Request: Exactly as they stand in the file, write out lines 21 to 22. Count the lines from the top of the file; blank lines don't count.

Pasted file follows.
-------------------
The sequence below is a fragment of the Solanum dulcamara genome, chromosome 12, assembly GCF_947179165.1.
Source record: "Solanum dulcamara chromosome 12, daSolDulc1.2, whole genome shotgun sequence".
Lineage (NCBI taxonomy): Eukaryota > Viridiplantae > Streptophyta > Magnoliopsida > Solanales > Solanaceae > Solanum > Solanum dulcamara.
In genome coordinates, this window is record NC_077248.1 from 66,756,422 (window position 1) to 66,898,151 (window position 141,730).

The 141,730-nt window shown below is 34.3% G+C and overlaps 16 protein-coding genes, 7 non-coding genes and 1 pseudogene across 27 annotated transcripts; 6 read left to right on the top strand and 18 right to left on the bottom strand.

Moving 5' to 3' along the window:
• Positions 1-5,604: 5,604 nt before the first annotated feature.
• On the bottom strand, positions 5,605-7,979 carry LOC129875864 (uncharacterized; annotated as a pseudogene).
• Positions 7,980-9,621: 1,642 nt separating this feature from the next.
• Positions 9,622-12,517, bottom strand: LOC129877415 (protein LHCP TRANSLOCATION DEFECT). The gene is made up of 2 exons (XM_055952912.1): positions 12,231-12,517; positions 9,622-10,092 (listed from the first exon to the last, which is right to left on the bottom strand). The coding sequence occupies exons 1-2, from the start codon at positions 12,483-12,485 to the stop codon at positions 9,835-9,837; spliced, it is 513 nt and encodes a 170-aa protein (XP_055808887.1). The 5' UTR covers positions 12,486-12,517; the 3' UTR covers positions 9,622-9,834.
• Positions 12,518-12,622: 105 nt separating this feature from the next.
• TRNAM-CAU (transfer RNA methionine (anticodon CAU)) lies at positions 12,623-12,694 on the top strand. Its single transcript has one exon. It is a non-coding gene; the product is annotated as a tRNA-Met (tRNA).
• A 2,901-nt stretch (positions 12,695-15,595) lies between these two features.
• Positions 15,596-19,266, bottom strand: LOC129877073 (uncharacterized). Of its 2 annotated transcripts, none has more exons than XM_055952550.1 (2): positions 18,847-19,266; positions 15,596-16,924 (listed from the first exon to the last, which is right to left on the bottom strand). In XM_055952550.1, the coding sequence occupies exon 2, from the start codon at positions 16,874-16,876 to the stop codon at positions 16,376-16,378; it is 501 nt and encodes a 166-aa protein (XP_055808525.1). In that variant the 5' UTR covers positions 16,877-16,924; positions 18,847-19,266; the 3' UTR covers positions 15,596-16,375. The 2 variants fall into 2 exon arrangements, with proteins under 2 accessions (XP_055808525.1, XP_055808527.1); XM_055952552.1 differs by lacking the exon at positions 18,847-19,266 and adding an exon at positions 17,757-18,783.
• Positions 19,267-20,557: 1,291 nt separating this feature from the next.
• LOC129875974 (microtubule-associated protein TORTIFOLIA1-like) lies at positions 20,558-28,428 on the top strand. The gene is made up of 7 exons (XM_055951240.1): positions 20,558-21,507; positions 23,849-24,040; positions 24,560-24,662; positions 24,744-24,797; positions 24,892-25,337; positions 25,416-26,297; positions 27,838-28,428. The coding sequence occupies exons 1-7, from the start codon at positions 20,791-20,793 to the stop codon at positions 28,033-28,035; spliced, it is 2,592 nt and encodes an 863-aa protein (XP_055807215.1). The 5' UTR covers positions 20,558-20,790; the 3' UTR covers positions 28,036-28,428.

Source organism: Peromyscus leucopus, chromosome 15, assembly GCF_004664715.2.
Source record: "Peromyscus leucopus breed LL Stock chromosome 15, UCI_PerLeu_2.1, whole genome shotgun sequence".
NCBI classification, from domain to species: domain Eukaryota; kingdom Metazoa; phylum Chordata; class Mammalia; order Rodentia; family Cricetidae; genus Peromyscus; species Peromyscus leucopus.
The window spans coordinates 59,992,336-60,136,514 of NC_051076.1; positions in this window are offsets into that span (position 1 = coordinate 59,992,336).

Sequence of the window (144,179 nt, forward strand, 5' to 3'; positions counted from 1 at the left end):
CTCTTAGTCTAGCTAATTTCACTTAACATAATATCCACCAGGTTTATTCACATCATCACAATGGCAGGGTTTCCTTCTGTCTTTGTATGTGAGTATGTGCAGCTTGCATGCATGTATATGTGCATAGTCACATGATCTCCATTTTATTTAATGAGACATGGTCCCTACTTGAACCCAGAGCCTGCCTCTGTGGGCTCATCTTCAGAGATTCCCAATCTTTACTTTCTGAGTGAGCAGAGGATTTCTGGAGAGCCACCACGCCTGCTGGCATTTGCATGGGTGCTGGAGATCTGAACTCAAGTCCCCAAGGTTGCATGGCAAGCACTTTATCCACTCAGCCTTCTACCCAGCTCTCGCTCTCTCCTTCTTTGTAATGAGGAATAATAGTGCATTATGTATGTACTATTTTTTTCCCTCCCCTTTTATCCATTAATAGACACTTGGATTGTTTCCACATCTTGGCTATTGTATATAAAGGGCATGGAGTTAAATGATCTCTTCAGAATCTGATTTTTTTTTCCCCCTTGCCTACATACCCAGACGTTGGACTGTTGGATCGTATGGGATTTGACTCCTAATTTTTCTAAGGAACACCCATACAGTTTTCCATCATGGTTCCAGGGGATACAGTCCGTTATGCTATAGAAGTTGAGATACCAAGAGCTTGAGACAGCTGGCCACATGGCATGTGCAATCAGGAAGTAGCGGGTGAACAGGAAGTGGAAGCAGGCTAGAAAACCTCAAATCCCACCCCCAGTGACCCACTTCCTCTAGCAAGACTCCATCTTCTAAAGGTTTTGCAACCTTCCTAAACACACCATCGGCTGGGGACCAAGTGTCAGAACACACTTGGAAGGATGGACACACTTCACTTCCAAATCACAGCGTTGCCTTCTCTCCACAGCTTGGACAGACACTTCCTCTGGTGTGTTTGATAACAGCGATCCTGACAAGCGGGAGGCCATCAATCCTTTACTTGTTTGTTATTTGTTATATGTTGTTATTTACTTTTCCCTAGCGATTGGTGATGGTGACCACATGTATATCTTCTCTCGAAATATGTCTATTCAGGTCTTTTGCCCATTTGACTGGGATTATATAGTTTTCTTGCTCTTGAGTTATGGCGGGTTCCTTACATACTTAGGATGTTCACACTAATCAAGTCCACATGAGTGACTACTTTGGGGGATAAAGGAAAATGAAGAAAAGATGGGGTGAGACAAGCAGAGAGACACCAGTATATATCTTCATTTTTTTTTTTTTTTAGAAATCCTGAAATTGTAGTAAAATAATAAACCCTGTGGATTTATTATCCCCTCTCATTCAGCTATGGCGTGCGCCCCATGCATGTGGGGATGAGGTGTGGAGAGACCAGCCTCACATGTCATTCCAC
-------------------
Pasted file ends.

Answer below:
Sequence of the window (144,179 nt, forward strand, 5' to 3'; positions counted from 1 at the left end):
CTCTTAGTCTAGCTAATTTCACTTAACATAATATCCACCAGGTTTATTCACATCATCACAATGGCAGGGTTTCCTTCTGTCTTTGTATGTGAGTATGTGCAGCTTGCATGCATGTATATGTGCATAGTCACATGATCTCCATTTTATTTAATGAGACATGGTCCCTACTTGAACCCAGAGCCTGCCTCTGTGGGCTCATCTTCAGAGATTCCCAATCTTTACTTTCTGAGTGAGCAGAGGATTTCTGGAGAGCCACCACGCCTGCTGGCATTTGCATGGGTGCTGGAGATCTGAACTCAAGTCCCCAAGGTTGCATGGCAAGCACTTTATCCACTCAGCCTTCTACCCAGCTCTCGCTCTCTCCTTCTTTGTAATGAGGAATAATAGTGCATTATGTATGTACTATTTTTTTCCCTCCCCTTTTATCCATTAATAGACACTTGGATTGTTTCCACATCTTGGCTATTGTATATAAAGGGCATGGAGTTAAATGATCTCTTCAGAATCTGATTTTTTTTTCCCCCTTGCCTACATACCCAGACGTTGGACTGTTGGATCGTATGGGATTTGACTCCTAATTTTTCTAAGGAACACCCATACAGTTTTCCATCATGGTTCCAGGGGATACAGTCCGTTATGCTATAGAAGTTGAGATACCAAGAGCTTGAGACAGCTGGCCACATGGCATGTGCAATCAGGAAGTAGCGGGTGAACAGGAAGTGGAAGCAGGCTAGAAAACCTCAAATCCCACCCCCAGTGACCCACTTCCTCTAGCAAGACTCCATCTTCTAAAGGTTTTGCAACCTTCCTAAACACACCATCGGCTGGGGACCAAGTGTCAGAACACACTTGGAAGGATGGACACACTTCACTTCCAAATCACAGCGTTGCCTTCTCTCCACAGCTTGGACAGACACTTCCTCTGGTGTGTTTGATAACAGCGATCCTGACAAGCGGGAGGCCATCAATCCTTTACTTGTTTGTTATTTGTTATATGTTGTTATTTACTTTTCCCTAGCGATTGGTGATGGTGACCACATGTATATCTTCTCTCGAAATATGTCTATTCAGGTCTTTTGCCCATTTGACTGGGATTATATAGTTTTCTTGCTCTTGAGTTATGGCGGGTTCCTTACATACTTAGGATGTTCACACTAATCAAGTCCACATGAGTGACTACTTTGGGGGATAAAGGAAAATGAAGAAAAGATGGGGTGAGACAAGCAGAGAGACACCAGTATATATCTTCATTTTTTTTTTTTTTTAGAAATCCTGAAATTGTAGTAAAATAATAAACCCTGTGGATTTATTATCCCCTCTCATTCAGCTATGGCGTGCGCCCCATGCATGTGGGGATGAGGTGTGGAGAGACCAGCCTCACATGTCATTCCAC